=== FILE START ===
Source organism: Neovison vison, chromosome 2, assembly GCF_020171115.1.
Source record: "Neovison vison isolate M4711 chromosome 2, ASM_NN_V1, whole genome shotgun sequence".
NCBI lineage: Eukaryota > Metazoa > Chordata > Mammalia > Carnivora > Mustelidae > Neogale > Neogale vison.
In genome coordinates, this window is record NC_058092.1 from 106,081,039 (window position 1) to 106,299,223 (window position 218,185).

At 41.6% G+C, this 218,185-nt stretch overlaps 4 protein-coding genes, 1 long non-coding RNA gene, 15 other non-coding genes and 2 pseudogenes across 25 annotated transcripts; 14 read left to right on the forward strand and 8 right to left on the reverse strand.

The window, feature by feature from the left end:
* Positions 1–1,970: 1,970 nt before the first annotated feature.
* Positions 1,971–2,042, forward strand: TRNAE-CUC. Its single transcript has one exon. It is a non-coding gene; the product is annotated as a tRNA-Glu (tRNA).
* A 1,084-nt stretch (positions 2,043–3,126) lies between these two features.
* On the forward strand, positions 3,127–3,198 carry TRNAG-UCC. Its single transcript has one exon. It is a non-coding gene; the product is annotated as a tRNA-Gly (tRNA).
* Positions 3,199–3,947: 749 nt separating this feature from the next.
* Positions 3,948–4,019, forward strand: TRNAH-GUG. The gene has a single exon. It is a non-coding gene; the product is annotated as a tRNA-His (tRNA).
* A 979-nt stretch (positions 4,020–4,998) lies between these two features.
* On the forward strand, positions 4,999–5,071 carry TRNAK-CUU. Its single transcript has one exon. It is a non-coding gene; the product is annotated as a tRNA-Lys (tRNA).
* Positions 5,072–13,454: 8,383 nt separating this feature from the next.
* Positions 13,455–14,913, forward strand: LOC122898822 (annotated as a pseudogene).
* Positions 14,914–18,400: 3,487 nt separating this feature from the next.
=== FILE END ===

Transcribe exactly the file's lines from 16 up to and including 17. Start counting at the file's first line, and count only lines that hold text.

* Positions 13,455–14,913, forward strand: LOC122898822 (annotated as a pseudogene).
* Positions 14,914–18,400: 3,487 nt separating this feature from the next.